Step Three: Continued Involvement
Colleges like to see that students work on things over time, rather than joining and dropping activities as their whims dictate. If you decide to get involved with philanthropy, it should be a long term commitment, rather than something you just do once then never deal with again.
You should make sure you are choosing topics to engage with that you genuinely enjoy, so that you will be able to continue your involvement at a high level. Some parental encouragement may be needed here, though we find it best if students are self-motivated.
You can also look for ways to heighten your involvement. The more you volunteer and work with a group through your philanthropy, the more they will come to know and trust you. This opens up new opportunities to engage and give back. What this looks like does depend a great deal on the organization in question, but can include formal internships, leading fundraising efforts, or putting other skills you have to work for the organization.
In this way, you will not just show off your devotion to a community, but display leadership as well. As these are both key traits colleges look for in applicants, this will greatly enhance any application. Of course, you’ve got to tell colleges about your accomplishments for them to know what you’ve done.
Step Four: Discussing Philanthropy
Of course, the ultimate goal of this work is to add to your candidacy, and to contribute to your college applications. When doing this, it is good to frame your philanthropic efforts as part of your commitment to their local community. Everyone gives back to their community in their own way; you have more resources than most, and you want to put them to use.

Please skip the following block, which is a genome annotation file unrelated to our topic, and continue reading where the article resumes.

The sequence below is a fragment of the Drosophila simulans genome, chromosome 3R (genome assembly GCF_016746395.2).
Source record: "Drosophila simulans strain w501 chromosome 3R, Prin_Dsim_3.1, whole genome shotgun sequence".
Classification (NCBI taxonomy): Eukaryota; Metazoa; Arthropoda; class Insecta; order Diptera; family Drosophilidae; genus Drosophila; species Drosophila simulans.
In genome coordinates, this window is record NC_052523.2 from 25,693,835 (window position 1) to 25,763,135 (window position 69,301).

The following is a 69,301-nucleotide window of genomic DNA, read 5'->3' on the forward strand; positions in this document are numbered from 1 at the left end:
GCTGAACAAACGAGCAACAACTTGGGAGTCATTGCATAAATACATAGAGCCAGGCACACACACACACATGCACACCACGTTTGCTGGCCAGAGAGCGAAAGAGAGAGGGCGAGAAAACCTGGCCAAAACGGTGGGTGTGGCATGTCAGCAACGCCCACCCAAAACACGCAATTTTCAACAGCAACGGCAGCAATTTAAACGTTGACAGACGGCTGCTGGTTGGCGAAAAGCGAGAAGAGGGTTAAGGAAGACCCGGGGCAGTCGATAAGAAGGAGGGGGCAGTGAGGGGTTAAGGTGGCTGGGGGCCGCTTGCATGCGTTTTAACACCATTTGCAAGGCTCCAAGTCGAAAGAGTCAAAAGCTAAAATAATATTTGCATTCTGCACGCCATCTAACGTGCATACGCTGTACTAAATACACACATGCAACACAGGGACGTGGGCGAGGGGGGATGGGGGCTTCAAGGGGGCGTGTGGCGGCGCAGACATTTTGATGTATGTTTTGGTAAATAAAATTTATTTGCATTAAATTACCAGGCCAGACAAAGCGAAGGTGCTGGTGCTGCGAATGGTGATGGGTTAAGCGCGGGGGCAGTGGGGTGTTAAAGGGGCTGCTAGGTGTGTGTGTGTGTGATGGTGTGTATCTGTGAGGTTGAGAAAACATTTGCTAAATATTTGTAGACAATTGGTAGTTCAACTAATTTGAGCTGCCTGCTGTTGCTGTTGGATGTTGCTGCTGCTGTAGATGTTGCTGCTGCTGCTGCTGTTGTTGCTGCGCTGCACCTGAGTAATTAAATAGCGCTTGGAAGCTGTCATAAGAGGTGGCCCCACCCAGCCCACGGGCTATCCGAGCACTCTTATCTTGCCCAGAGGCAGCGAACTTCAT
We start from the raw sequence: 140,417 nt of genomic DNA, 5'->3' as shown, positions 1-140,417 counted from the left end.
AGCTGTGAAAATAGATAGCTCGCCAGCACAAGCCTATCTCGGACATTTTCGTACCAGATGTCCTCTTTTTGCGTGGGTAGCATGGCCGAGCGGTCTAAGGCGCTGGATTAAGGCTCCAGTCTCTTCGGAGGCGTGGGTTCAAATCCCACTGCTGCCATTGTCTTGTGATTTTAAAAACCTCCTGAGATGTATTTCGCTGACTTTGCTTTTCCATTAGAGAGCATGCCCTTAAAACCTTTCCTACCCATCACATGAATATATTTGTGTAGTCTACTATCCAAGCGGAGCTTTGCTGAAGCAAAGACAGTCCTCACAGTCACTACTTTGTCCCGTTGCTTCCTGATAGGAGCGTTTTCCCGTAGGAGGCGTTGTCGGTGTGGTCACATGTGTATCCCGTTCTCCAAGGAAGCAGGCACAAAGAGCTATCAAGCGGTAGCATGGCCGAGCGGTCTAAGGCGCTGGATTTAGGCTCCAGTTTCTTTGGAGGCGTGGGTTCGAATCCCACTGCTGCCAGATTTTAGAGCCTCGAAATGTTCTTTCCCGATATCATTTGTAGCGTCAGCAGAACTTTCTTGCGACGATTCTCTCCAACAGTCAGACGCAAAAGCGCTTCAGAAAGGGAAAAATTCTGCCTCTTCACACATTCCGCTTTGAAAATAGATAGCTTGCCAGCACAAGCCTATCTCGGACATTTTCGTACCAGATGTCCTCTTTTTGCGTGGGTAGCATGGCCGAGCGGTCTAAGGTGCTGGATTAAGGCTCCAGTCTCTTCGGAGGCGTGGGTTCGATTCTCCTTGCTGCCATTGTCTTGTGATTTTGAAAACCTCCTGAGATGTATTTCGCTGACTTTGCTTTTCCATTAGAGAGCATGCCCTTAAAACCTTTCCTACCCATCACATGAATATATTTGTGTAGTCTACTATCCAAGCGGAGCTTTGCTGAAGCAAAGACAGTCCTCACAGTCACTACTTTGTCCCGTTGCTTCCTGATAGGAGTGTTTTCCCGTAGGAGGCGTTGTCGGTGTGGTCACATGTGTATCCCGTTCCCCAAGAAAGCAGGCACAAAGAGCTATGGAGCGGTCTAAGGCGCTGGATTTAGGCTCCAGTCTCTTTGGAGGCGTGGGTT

This is part of why getting involved with the organizations you fund beyond philanthropy is important. Students getting their hands dirty (metaphorically or literally) shows a higher level of commitment to a cause, and comes off as far less out of touch than simply writing a check and maybe taking part in a photo opportunity.
Indeed, while your philanthropic efforts should be mentioned, these should be framed as merely part of a larger effort to give back to a community or to contribute to a cause you care about. You should be self aware of the advantages you have, and acknowledge their unique situation. You do not need to be ashamed of it, but acknowledging your unique opportunities, and how you sought to use them to benefit others, goes a long way.
It should have an entry on the activities list as well, but should not have the top place. Group philanthropy in with other volunteering or community service projects you were involved with, especially if you took part in other successful fundraising efforts.
Philanthropy is a wonderful thing to be involved with, though a rare opportunity for high school students. If you do have the opportunity though, we definitely recommend getting involved. A great many students apply to top colleges each year, and anything that helps your application stand out from its fellows is good.
Of course, this article is somewhat general; each situation is unique, and what you want to get involved with, and the resources you have to do so, are not quite like anyone else’s. We have helped students make full use of philanthropy before, and show colleges exactly what they will bring to college through their essays on it. If you want to speak with us about your own philanthropic efforts, or any other aspect of admissions, schedule a free consultation with us today. We’re always happy to hear from you.